I realize that my clothes are a little weird by rural folks’ standards. I guess my style could best be described as post-apocalyptic-gothic-ninja or something. I’m the girl that pays extra for the sweater that looks like it survived a catfight or thermonuclear disaster. I like Isabel Benenato, Rick Owens, Martin Margiela; but generally have to wait until it goes on clearance on yoox or the local Junior League shop that gets Neiman Marcus returns to sell. I prefer moto-style skinny jeans and pants, and I do NOT wear dresses.
So I suppose it wasn’t a complete shock to me that my clothes are a bit weird. I’ve been known to accidentally scare people when I walk in a meeting wearing show-blacks with combat boots (with a pocket knife clipped to my hip) on a day when I was working a show; and folks here in the swamp have called my outfits “interesting”. I get it. I’m not your average 40-something in Texas.
So over the last couple of years since I quit being a stagehand, I’ve gotten a little less fit and gained a few pounds. It’s been significant enough that I’ve had to buy new clothes.
I’ve ordered some great things off of etsy. There are a lot of great indie designers and small-business artisans selling really cool stuff on there. It’s been pretty easy to find things that fit within my aesthetic that will also fit into the lifestyle we are looking to transition into over the next several months. I certainly won’t be needing stiletto-heeled point-toe pumps or platform high heeled boots, blazers or twinsets, dress trousers or blouses. Hell, I don’t like blouses anyway–my shoulders and arms need knits. So I shopped for things that I liked the look AND function of. I found lots of interesting tunic length knit tops and an awesome pair of closed-toe sandals on etsy. Crikey, I even asked Santa Claus for Chippewa snake boots–they look like equestrian riding boots but will protect me from venomous creatures, and look fabulous with my skinny jeans.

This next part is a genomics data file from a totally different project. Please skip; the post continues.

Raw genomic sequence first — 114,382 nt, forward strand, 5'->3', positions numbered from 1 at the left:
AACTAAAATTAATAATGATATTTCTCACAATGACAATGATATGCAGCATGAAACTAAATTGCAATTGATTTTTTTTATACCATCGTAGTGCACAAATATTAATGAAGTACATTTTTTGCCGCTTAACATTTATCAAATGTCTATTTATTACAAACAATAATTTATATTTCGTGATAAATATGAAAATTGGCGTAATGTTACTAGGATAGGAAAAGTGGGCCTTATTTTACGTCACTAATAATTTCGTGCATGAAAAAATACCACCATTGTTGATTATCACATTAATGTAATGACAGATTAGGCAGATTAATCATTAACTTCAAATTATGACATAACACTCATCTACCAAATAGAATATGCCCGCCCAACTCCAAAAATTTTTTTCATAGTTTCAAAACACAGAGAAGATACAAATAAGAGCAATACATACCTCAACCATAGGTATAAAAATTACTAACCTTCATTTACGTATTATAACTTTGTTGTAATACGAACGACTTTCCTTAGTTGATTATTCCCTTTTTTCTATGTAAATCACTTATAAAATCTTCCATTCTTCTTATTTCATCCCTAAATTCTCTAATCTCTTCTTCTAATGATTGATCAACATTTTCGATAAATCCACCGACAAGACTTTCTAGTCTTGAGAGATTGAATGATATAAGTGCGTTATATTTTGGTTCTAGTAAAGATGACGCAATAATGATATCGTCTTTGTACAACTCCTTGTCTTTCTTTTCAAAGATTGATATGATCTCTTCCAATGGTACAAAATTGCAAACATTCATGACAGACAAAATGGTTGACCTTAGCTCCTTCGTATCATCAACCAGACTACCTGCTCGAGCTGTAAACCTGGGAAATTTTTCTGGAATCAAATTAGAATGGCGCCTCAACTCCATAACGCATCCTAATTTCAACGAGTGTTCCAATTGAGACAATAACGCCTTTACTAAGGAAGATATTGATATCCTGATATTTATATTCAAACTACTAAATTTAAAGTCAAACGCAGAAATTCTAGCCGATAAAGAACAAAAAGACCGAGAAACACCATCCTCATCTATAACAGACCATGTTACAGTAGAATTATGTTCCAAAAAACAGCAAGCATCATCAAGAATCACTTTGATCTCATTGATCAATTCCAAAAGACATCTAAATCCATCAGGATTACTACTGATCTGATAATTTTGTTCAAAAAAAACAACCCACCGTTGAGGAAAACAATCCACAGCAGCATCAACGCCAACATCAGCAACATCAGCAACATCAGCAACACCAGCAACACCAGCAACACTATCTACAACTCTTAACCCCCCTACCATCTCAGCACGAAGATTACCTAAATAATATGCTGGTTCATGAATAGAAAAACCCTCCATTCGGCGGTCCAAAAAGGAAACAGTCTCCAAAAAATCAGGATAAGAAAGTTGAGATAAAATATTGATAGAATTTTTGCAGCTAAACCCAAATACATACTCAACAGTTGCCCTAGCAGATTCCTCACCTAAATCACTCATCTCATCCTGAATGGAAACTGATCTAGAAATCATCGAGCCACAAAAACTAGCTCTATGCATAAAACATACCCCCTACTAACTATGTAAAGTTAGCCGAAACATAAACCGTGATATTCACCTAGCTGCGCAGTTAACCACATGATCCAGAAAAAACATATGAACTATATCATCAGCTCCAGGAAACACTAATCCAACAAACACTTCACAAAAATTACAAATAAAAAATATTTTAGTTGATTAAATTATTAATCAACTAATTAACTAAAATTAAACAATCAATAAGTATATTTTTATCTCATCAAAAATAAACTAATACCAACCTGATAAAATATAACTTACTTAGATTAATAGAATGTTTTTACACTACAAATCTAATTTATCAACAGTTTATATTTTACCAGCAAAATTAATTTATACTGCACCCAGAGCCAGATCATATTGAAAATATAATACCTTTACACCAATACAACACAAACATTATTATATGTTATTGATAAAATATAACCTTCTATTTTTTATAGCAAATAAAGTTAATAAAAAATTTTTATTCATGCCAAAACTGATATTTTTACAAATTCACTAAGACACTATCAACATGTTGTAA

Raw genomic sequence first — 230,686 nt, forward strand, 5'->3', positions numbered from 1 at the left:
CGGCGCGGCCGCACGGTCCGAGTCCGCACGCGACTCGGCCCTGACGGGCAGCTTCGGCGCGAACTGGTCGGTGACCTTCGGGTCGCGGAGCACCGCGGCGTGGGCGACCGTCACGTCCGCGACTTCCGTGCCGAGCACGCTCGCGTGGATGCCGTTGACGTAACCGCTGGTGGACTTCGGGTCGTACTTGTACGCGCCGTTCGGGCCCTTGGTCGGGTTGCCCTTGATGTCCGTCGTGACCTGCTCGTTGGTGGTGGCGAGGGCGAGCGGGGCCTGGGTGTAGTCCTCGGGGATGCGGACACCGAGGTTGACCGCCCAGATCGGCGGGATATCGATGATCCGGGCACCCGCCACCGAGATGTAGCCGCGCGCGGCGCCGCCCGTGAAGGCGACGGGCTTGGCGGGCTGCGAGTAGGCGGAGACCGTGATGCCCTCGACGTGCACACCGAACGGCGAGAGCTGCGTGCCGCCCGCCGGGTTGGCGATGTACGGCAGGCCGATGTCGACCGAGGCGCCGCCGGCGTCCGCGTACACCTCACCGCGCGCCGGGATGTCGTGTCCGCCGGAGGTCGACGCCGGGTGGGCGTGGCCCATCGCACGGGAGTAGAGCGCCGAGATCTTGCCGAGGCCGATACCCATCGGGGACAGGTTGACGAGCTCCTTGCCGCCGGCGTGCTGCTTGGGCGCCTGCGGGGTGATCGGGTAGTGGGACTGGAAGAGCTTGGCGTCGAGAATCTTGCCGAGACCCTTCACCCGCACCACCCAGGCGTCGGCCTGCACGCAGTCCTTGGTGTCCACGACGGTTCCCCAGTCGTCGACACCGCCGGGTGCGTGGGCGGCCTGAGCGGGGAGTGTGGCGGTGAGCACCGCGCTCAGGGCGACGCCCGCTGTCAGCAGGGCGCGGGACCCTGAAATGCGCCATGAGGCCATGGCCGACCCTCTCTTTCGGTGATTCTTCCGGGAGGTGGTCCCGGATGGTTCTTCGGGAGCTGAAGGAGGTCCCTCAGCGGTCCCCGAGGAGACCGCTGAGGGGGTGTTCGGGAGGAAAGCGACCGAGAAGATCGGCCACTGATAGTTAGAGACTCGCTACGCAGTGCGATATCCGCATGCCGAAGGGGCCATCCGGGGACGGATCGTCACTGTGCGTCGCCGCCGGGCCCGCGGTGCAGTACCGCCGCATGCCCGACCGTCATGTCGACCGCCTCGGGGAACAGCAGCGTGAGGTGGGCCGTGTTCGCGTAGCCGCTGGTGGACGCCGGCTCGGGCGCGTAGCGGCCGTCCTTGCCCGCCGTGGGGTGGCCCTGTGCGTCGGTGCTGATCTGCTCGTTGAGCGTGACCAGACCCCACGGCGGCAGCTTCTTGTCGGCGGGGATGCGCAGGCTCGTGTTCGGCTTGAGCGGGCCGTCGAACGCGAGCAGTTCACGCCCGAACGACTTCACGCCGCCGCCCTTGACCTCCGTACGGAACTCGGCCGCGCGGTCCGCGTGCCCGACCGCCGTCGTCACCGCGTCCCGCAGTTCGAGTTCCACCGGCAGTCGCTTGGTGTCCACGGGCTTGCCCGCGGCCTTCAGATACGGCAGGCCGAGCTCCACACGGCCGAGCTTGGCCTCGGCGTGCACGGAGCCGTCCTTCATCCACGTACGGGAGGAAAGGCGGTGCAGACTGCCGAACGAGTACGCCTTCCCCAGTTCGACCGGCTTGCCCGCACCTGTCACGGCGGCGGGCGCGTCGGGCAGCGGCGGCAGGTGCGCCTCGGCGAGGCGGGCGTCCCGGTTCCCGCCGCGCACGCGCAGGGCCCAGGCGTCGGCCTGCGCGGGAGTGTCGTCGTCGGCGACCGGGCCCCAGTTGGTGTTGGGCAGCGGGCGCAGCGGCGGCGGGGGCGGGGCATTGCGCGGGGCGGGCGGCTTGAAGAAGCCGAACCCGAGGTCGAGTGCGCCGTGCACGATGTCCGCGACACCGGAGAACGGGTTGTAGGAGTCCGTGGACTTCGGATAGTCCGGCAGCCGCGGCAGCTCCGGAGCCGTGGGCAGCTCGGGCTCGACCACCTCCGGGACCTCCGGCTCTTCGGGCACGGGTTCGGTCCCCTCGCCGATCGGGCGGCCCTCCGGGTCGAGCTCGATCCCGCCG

Then the cold weather came around and I needed some things that fit and that help me stay warm. As I took inventory and planned my purchases, I began to realize that I have no basics. I didn’t own any sweatshirts, or plain sweaters. The only t-shirt I owned was the one that my Sunshine bought me from the Little Rock Film Festival when we went for the screenings of the documentary film he is in. The closest thing I have to a “basic” is my black leather jacket and my nude suede pumps. It was all shredded sweaters, leather leggings, faux-suede leggings with vented knees, tank tops with really odd details in the back, and gothic-ninja sweatshirt jackets.
How the fuck did I make it to 45 and not have any fucking basics?
It’s not like I WANT basics to begin with. So boring.
And yet I have had to buy some basics as I’ve been choosing new clothes.
I’ve managed to be very deliberate with my choices, mostly buying from brands that produce clothing in the USA to reduce my carbon footprint. I’ve actually found a few brands that I don’t hate the aesthetic–in fact, I like it. It’s a lot less post-apocalyptic than I’m accustomed to, but it’s still got a minimalist aesthetic that seems related to the gothic-ninja. The colors have not been particularly gothic, but they are muted enough that they have a dry-and-dusty-end-of-days feeling to them.
It’ll be nice to be able to go to the grocery store in the middle of buttfuck nowhere and know that I don’t look like the mothership just dropped me off. It will be really nice to not have people wonder if I’m a devil-worshipper or emo-goth or something. It will be even nicer to know that I can accomplish all that without feeling like I’ve compromised my personal style.
I guess back to basics isn’t all bad.